by Rodel Rodis
August 16, 2011
When I attended mass at our local Catholic parish church recently, I heard the priest talk about the rich man who ran up to Jesus and asked him “what must I do to inherit everlasting life?” As Luke 18:18-24 recounts it, the priest said,” Jesus, looking at him, loved him and said to him, “You are lacking in one thing. Go, sell what you have, and give to the poor and you will have treasure in heaven: then, come follow me.” At that statement his face fell, and he went away sad, for he had many possessions. Jesus looked around and said to His disciples, “How hard it is for those who have wealth to enter the kingdom of God!”
I reflected on this passage after I read that Republican presidential nominee Mitt Romney, a devout Mormon whose wealth is estimated at $250 million, had picked a Catholic, Rep. Paul Ryan, as his running mate.
Ryan, the chair of the House Budget Committee, is best known as the author of the Ryan Plan, which seeks to cut $6 trillion from federal spending over the next ten years by slashing domestic social programs while leaving the huge defense budget intact and by granting even more tax cuts to the top 2% .
Under the Ryan Plan, Medicare, which currently provides an average of $11,500 a year to the elderly, would be replaced by a private voucher system which the elderly can use to cover their medical expenses. But the voucher would only cover up to $6,400 a year by 2022 which would leave older Americans without any payments for expenses when they reach the maximum provided by their vouchers.
Ryan’s plan would virtually eliminate Medicaid and food stamps by offloading them to the states but not providing the states with the financial resources to pay for them.
The cuts proposed by Rep. Ryan guts almost 3/5ths of programs for low-income Americans. Although Ryan is a Catholic, the Catholic bishops have roundly condemned his plan as failing to meet society’s moral obligations to feed the hungry children, poor families and vulnerable seniors.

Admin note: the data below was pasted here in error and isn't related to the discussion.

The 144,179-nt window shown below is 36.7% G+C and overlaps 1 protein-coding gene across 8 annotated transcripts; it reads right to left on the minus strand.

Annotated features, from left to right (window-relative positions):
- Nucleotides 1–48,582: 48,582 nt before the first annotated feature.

The U.S. Conference of Catholic Bishops called on the US Congress to create a “circle of protection” around poor and vulnerable people and programs that meet their basic needs and protect their lives and dignity. The bishops asked Congress to put the poor first in budget priorities and to oppose measures that reduce resources for essential safety net programs.
In their letters to the members of Congress, Catholic Bishops Stephen E. Blaire of Stockton, California, and Richard E. Pates of Des Moines, Iowa urged Congress to resist proposed cuts in hunger and nutrition programs at home and abroad saying that “a just spending bill cannot rely on disproportionate cuts in essential services to poor and vulnerable persons.”
Bishop Blaire also decried the unfairness of cutting food stamps while preserving federal subsidies for wealthy industrial farming enterprises.
“At a time when the need for assistance from affordable housing programs is growing,” Bishop Blaire wrote, “cutting funds for them could cause thousands of individuals and families to lose their housing and worsen the hardship of thousands more in need of affordable housing.”
Despite the earnest pleas of the Catholic bishops, the House overwhelmingly passed the Ryan Budget Plan.
In his defense, Ryan responded that he was helping the poor by eliminating their dependence on the government. Is that how a lifeguard saves a drowning man in a pool?
How would cutting funding for education, for mass transit and highway spending help the economy starving for assistance? How would removing funds for new sewage treatment plants and not replacing retiring police officers and firefighters help the economy? How will awarding higher tax cuts to the wealthy, as George W. Bush did, help the economy?
So how did a Catholic like Ryan develop a philosophy rejected by his own bishops? According to a recent article in the Washington Post by Rachel Weiner, Ryan was profoundly influenced by Ayn Rand, the darling of American libertarians and conservatives.
In fact, Ryan told the New Yorker that he has been reading the works of Ayn Rand since high school and it was her novel, Atlas Shrugged, that hooked him on economics. Ryan told the Weekly Standard he was still a huge fan.
“I give out ‘Atlas Shrugged’ as Christmas presents, and I make all my interns read it,” he said. “Well… I try to make my interns read it.”
Rand invented the philosophy of Objectivism which holds that laissez-faire capitalism is the ideal economic system and that all people should pursue their own rational self-interest, and not look after the good of others.”
As Paul Ryan said in an introduction to a video in 2009, “I think Ayn Rand did the best job of anybody to build a moral case of capitalism, and that morality of capitalism is under assault.”
In her novel, Atlas Shrugged, Rand presents American capitalists as heroes battling an encroaching government bent on milking their success. Fans of Rand include Rush Limbaugh, Alan Greenspan and Justice Clarence Thomas.
Rand has stated in various interviews that “the existence of God and the Christian ideal of self-sacrifice were untenable ideas. It must be either reason or faith.”
“I am against God for the reason that I don’t want to destroy reason,” Rand explained.
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